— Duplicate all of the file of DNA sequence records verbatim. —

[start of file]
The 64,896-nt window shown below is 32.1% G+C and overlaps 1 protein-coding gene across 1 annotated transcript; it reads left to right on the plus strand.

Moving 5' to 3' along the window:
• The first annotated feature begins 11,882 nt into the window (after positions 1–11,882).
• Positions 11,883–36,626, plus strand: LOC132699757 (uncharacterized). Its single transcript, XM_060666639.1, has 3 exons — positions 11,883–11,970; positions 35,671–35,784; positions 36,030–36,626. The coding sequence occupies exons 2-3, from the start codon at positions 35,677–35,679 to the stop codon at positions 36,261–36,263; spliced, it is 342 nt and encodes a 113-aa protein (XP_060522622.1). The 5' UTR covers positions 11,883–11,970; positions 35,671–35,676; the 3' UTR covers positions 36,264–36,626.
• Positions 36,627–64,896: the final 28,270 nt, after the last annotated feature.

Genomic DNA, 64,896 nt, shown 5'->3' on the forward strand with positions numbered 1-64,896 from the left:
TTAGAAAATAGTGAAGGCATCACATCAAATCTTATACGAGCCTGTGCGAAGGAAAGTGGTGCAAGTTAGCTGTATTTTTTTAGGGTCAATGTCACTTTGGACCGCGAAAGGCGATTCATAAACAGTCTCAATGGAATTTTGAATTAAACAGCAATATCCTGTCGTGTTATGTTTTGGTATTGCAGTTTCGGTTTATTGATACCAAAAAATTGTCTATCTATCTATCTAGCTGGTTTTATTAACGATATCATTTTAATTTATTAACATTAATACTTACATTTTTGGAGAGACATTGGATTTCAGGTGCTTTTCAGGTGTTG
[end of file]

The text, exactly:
The 64,896-nt window shown below is 32.1% G+C and overlaps 1 protein-coding gene across 1 annotated transcript; it reads left to right on the plus strand.

Moving 5' to 3' along the window:
• The first annotated feature begins 11,882 nt into the window (after positions 1–11,882).
• Positions 11,883–36,626, plus strand: LOC132699757 (uncharacterized). Its single transcript, XM_060666639.1, has 3 exons — positions 11,883–11,970; positions 35,671–35,784; positions 36,030–36,626. The coding sequence occupies exons 2-3, from the start codon at positions 35,677–35,679 to the stop codon at positions 36,261–36,263; spliced, it is 342 nt and encodes a 113-aa protein (XP_060522622.1). The 5' UTR covers positions 11,883–11,970; positions 35,671–35,676; the 3' UTR covers positions 36,264–36,626.
• Positions 36,627–64,896: the final 28,270 nt, after the last annotated feature.

Genomic DNA, 64,896 nt, shown 5'->3' on the forward strand with positions numbered 1-64,896 from the left:
TTAGAAAATAGTGAAGGCATCACATCAAATCTTATACGAGCCTGTGCGAAGGAAAGTGGTGCAAGTTAGCTGTATTTTTTTAGGGTCAATGTCACTTTGGACCGCGAAAGGCGATTCATAAACAGTCTCAATGGAATTTTGAATTAAACAGCAATATCCTGTCGTGTTATGTTTTGGTATTGCAGTTTCGGTTTATTGATACCAAAAAATTGTCTATCTATCTATCTAGCTGGTTTTATTAACGATATCATTTTAATTTATTAACATTAATACTTACATTTTTGGAGAGACATTGGATTTCAGGTGCTTTTCAGGTGTTG